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... This has produced a variety of comprehensive overviews (Cemgil and Hoffmann 2016;Colsanti et al. 2018;Jain 2016;Knapp, Flach, and Ayboga 2015;Schmidinger 2018;Sunca 2021;Yegen 2016) as well as more focussed studies dealing with specific dimensions of the revolution and their wider significance for global social struggles. This includes the cooperative economy (Sullivan 2018), social ecology (Hunt 2017), (eco)feminism (Piccardi 2021;Tank 2017), anarchism (Rasit and Kolokotronis 2020), and the republican philosophical underpinnings (Cemgil 2016). While revealing important aspects of the transformation in Northern Syria, few of these have included a systematic reflection on the wider geopolitical conditions within which these political experiments take place and even fewer have done so through a critical lens (Galvan-Alvarez 2020; Küçük and Özselçuk 2016;Leezenberg 2016). ...
... On every administrative and institutional level, the decisions taken by the women's body are binding for all structures, with an additional veto right reserved for women's structures for decisions taken in the mixed bodies. Further, all institutional bodies, from collectives, communes to political parties have a co-chair system, where one seat is reserved for the man, who is elected by the mixed bodies and one seat is reserved for a woman, who is elected only by the women-only body, thus rendering equal representation an inherent feature of the political system (Kongreya Star 2018; Knapp and Flach 2016;Rasit and Kolokotronis 2020;Şimşek and Jongerden 2018). ...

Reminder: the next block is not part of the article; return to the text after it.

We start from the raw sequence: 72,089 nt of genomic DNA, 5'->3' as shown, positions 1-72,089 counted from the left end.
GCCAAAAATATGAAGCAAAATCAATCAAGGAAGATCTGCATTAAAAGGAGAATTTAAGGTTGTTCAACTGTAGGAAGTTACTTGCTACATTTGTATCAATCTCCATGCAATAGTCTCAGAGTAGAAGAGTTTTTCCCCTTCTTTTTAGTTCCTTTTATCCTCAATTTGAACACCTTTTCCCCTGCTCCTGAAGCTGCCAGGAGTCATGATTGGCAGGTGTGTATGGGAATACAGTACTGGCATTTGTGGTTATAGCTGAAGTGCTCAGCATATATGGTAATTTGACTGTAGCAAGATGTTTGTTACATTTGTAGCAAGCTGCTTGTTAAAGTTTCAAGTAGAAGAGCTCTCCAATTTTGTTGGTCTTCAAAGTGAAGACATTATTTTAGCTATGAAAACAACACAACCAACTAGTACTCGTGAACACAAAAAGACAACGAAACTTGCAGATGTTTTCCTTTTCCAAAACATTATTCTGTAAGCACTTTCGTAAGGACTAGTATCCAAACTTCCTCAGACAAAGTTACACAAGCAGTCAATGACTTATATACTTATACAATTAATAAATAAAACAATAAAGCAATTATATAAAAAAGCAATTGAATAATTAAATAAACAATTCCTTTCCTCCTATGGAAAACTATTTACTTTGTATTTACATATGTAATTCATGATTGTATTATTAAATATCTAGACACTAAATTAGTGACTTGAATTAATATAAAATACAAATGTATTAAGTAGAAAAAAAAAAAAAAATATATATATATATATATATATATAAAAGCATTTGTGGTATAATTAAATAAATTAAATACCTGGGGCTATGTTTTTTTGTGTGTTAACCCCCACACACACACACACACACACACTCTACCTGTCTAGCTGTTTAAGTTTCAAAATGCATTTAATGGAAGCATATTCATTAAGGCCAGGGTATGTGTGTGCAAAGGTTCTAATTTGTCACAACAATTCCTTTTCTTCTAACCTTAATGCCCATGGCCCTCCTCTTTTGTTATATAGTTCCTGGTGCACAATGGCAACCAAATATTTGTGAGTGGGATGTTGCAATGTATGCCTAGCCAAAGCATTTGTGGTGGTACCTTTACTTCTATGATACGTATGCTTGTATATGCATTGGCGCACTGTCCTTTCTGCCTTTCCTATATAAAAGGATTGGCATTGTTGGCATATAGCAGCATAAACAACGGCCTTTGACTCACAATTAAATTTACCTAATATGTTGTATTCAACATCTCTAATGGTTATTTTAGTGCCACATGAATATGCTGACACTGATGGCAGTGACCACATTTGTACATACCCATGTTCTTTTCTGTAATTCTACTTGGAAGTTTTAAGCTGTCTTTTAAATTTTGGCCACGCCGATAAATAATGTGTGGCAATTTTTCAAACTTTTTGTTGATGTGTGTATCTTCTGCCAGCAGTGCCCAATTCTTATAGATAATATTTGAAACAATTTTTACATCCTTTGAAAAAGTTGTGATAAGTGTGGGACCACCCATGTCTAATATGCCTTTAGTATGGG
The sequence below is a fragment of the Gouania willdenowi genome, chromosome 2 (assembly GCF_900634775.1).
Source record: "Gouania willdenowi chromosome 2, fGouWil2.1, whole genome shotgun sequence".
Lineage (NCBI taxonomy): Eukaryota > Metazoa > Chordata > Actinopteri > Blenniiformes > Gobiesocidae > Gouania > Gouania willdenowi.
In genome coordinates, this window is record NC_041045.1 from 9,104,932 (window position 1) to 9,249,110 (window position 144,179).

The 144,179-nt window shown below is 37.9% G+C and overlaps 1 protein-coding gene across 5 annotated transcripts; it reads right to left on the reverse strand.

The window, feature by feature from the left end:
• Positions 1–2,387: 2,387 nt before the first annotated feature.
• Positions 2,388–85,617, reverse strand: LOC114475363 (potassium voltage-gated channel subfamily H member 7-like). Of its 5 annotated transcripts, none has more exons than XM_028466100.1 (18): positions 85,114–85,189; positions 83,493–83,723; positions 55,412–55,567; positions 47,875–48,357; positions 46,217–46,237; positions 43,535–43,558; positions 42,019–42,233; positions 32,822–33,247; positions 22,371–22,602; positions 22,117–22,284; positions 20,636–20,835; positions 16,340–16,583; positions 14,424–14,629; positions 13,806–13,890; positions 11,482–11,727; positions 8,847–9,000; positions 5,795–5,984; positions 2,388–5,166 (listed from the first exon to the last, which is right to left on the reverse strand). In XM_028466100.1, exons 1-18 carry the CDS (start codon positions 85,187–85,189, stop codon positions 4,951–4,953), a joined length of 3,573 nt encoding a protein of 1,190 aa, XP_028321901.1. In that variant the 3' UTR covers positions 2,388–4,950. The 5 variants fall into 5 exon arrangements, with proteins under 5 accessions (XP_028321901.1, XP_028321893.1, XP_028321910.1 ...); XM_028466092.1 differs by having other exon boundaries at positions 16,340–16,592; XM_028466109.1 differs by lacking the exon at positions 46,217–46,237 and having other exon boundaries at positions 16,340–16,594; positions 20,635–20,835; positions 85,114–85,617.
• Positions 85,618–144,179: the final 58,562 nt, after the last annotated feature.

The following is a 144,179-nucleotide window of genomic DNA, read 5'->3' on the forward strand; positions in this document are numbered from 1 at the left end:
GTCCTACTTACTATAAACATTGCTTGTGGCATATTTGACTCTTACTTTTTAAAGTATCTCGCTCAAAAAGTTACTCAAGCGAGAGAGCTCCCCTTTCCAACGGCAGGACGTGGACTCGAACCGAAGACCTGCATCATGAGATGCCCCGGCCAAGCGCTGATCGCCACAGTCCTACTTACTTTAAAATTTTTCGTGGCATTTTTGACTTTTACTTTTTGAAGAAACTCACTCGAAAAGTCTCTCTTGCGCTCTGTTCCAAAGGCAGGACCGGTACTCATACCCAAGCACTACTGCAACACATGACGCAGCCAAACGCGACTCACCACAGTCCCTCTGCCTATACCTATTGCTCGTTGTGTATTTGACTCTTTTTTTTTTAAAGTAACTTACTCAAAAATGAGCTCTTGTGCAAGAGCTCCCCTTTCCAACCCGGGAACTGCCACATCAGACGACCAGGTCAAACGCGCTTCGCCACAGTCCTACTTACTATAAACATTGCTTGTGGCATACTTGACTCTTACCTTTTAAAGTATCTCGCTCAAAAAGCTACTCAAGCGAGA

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The Kurdish-led autonomous entity called Autonomous Administration of North and East Syria (NES)-also known as Rojava-considers women's liberation an imperative condition for shaping a democratic society. The practice of autonomy in NES shares strong resemblances with Non-Territorial Autonomy (NTA) models; however, it introduces a novelty in the role of women as active agents in building a plurinational democracy. This paper examines (1) the intellectual and political origins of the political role ascribed to women in autonomous administrations and (2) how the practice of autonomy in Rojava has advanced women's rights by shedding light on both institutional implementation of women's rights, as well as the creation of (non)-territorial spaces of women's emancipation within the autonomous model. The argument made is that the conceptual framework of the Rojava model goes beyond the Kurdish question and can be considered an attempt to resolve a democratic deficit of liberal democratic nation-states through bringing together solutions that address the intertwined subordination of minorities and women. CC BY-NC-ND 4.0 License